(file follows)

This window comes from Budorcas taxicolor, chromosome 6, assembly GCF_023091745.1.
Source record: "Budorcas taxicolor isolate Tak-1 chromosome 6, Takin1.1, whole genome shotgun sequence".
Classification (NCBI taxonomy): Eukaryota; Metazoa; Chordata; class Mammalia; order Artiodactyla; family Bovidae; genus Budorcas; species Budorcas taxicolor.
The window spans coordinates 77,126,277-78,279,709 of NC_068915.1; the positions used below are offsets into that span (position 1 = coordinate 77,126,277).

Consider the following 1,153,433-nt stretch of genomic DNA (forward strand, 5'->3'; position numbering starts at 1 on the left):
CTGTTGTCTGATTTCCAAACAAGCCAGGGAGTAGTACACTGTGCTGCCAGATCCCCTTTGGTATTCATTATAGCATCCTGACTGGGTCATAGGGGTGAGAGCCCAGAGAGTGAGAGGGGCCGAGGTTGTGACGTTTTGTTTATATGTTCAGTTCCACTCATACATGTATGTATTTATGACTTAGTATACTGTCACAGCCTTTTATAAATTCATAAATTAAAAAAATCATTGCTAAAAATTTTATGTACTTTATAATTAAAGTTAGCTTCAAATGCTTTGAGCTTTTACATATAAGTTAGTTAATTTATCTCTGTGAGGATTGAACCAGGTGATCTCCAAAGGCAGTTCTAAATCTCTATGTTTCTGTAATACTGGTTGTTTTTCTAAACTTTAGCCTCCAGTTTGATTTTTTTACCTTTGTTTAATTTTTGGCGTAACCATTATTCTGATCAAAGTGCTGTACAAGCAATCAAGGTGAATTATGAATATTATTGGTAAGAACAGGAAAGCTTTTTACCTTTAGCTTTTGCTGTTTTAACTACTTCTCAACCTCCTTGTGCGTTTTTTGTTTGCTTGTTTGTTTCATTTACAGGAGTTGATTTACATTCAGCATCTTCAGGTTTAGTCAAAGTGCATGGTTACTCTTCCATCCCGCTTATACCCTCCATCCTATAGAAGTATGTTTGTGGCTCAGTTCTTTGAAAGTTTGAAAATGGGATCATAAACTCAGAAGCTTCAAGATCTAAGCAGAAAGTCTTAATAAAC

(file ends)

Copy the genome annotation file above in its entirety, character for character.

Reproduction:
This window comes from Budorcas taxicolor, chromosome 6, assembly GCF_023091745.1.
Source record: "Budorcas taxicolor isolate Tak-1 chromosome 6, Takin1.1, whole genome shotgun sequence".
Classification (NCBI taxonomy): Eukaryota; Metazoa; Chordata; class Mammalia; order Artiodactyla; family Bovidae; genus Budorcas; species Budorcas taxicolor.
The window spans coordinates 77,126,277-78,279,709 of NC_068915.1; the positions used below are offsets into that span (position 1 = coordinate 77,126,277).

Consider the following 1,153,433-nt stretch of genomic DNA (forward strand, 5'->3'; position numbering starts at 1 on the left):
CTGTTGTCTGATTTCCAAACAAGCCAGGGAGTAGTACACTGTGCTGCCAGATCCCCTTTGGTATTCATTATAGCATCCTGACTGGGTCATAGGGGTGAGAGCCCAGAGAGTGAGAGGGGCCGAGGTTGTGACGTTTTGTTTATATGTTCAGTTCCACTCATACATGTATGTATTTATGACTTAGTATACTGTCACAGCCTTTTATAAATTCATAAATTAAAAAAATCATTGCTAAAAATTTTATGTACTTTATAATTAAAGTTAGCTTCAAATGCTTTGAGCTTTTACATATAAGTTAGTTAATTTATCTCTGTGAGGATTGAACCAGGTGATCTCCAAAGGCAGTTCTAAATCTCTATGTTTCTGTAATACTGGTTGTTTTTCTAAACTTTAGCCTCCAGTTTGATTTTTTTACCTTTGTTTAATTTTTGGCGTAACCATTATTCTGATCAAAGTGCTGTACAAGCAATCAAGGTGAATTATGAATATTATTGGTAAGAACAGGAAAGCTTTTTACCTTTAGCTTTTGCTGTTTTAACTACTTCTCAACCTCCTTGTGCGTTTTTTGTTTGCTTGTTTGTTTCATTTACAGGAGTTGATTTACATTCAGCATCTTCAGGTTTAGTCAAAGTGCATGGTTACTCTTCCATCCCGCTTATACCCTCCATCCTATAGAAGTATGTTTGTGGCTCAGTTCTTTGAAAGTTTGAAAATGGGATCATAAACTCAGAAGCTTCAAGATCTAAGCAGAAAGTCTTAATAAAC